As noted in this blog, Elam sees a great expansion of coworking in “Suburbs and Rural” settings.  Remote working enables geographical distribution of work groups, but workers still need office space some of the time.  So coworking spaces should be located where ever workers live, including outside city centers.  In fact, coworking makes even more sense located near residential areas than in the middle of business districts.

So what should a good coworking space offer? What to workers need and want?

Culture is King”, says Elam.  As noted in this blog, the strength of coworking is a community with a culture.  Each coworking space should serve some workers, expressing an authentic work culture that workers want to enact. 

Different coworking spaces can and should have different cultures—”Choice is the New Black”. (Actually, “choice” has always been the critical ingredient.)

Is coworking the be all and end all?  Definitely not.  Work will be happening in offices of different design, in home offices, unofficial settings, and various coworking spaces.  Elam calls this, “Boundaryless Work”. 

In this article and her other writing throughout the year, Sensei Elam continues to outline her own ideas for what workers want and how to do coworking right.  We may have our own ideas about that.  But you probably should pay attention to what ol’ Liz has to say.  Cuz she definitely has her heat screwed on right.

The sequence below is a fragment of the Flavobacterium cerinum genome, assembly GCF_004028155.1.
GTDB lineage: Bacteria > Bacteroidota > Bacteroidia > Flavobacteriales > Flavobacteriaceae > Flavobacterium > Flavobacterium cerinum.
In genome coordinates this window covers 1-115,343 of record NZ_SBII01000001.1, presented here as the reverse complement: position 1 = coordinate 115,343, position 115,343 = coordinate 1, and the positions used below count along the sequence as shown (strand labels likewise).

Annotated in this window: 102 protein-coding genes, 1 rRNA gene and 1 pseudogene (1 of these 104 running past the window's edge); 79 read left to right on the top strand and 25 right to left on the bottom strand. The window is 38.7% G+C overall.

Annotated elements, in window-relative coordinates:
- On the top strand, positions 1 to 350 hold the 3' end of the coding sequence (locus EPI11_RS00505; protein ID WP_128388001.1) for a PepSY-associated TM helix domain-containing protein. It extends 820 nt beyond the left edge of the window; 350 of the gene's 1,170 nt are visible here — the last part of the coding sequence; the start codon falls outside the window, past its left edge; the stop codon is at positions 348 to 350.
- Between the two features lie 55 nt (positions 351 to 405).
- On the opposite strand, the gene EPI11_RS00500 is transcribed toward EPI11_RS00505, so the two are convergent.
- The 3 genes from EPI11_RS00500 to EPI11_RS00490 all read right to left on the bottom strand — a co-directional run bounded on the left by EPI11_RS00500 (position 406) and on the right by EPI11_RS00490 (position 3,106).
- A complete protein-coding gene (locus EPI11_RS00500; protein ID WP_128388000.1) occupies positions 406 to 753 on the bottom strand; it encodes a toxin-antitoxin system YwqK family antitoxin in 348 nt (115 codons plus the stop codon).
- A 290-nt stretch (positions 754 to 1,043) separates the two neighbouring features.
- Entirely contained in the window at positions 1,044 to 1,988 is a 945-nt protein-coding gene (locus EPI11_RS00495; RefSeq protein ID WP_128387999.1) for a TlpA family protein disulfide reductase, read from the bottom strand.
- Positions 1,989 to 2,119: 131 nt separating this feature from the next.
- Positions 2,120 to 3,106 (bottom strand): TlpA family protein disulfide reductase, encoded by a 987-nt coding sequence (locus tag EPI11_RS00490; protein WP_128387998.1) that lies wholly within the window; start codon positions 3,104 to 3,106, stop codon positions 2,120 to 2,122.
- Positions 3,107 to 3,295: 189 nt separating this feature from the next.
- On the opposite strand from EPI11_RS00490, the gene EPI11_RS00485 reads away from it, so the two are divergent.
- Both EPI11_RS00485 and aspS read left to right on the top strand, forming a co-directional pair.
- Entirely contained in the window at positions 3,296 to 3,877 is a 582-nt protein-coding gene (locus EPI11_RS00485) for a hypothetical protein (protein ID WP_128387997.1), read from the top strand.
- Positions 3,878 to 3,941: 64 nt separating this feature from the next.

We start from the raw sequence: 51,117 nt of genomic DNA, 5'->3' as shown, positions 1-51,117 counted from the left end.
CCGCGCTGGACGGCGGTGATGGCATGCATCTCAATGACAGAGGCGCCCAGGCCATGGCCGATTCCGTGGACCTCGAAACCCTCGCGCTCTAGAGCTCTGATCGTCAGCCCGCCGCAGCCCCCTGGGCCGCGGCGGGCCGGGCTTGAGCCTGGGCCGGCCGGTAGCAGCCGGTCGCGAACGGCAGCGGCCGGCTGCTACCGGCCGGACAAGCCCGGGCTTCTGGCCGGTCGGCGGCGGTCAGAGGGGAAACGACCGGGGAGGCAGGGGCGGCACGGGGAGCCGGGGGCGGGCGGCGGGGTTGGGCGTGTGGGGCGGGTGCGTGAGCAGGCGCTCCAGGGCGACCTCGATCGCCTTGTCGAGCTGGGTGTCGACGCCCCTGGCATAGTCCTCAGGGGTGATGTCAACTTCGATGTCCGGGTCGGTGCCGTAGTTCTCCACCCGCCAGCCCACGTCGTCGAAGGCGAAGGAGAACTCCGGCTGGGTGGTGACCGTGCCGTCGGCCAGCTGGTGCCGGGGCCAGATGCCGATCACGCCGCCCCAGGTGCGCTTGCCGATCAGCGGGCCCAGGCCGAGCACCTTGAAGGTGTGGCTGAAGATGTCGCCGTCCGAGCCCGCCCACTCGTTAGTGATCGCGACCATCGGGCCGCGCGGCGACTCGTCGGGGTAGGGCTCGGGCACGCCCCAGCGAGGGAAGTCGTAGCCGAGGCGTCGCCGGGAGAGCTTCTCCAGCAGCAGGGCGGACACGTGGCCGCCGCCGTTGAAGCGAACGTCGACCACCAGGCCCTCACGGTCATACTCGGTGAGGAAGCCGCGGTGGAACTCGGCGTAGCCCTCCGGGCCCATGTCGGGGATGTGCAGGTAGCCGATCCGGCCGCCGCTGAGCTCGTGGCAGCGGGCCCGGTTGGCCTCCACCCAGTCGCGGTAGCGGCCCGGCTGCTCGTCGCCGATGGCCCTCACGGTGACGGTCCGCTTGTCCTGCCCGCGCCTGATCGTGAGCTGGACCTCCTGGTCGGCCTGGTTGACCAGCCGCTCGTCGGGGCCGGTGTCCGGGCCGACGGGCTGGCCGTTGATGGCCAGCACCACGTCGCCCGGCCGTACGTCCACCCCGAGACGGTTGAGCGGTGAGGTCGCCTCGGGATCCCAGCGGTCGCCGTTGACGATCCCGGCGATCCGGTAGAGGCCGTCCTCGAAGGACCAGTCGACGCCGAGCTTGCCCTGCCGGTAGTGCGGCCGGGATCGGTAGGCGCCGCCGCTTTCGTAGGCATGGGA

1. Liz Elam, Coworking Megatrends 2022, in GCUC Blog, December 7, 2021. https://gcuc.co/coworking-megatrends-2022/

What will Coworking Become?  Kane on “Productivity as a Service”

We’re all wondering just what coworking will look like after the pandemic shutdown.

The “flexible office” industry is stepping forward with pitches, including spiffy new jargon.

This fall Kenny Kane writes about “Productivity As A Service”, which he links to the future of coworking [1].

Huh?  What?

OK, the “as a service” tag has been popular for a while, riffing off the original breakthrough, “Software as a Service” (i.e., rent, not own).

So what in the world could “productivity as a service” even mean, with or without coworking?

I mean, productivity is a statistic, a number which can be computed for a person or a group.  You can’t buy or sell “productivity”, so how can it be rented as a “service”?  This makes no logical sense.  Or, more to the point, it is making up a new, trendier word for “renting office space”.

What I think Kane is talking about are the features of an office that help workers and groups be more productive.  Good connectivity, comfortable work areas, appropriate meeting spaces, etc.  These are things that operators do sell to their users, and I think the notion is that operators should be sure to provide the right array of features.  He’s thinking that you charge more for features that arguably pay off for the business, i.e., improve results, AKA “productivity”. So you are renting not just space but valuable infrastructure services.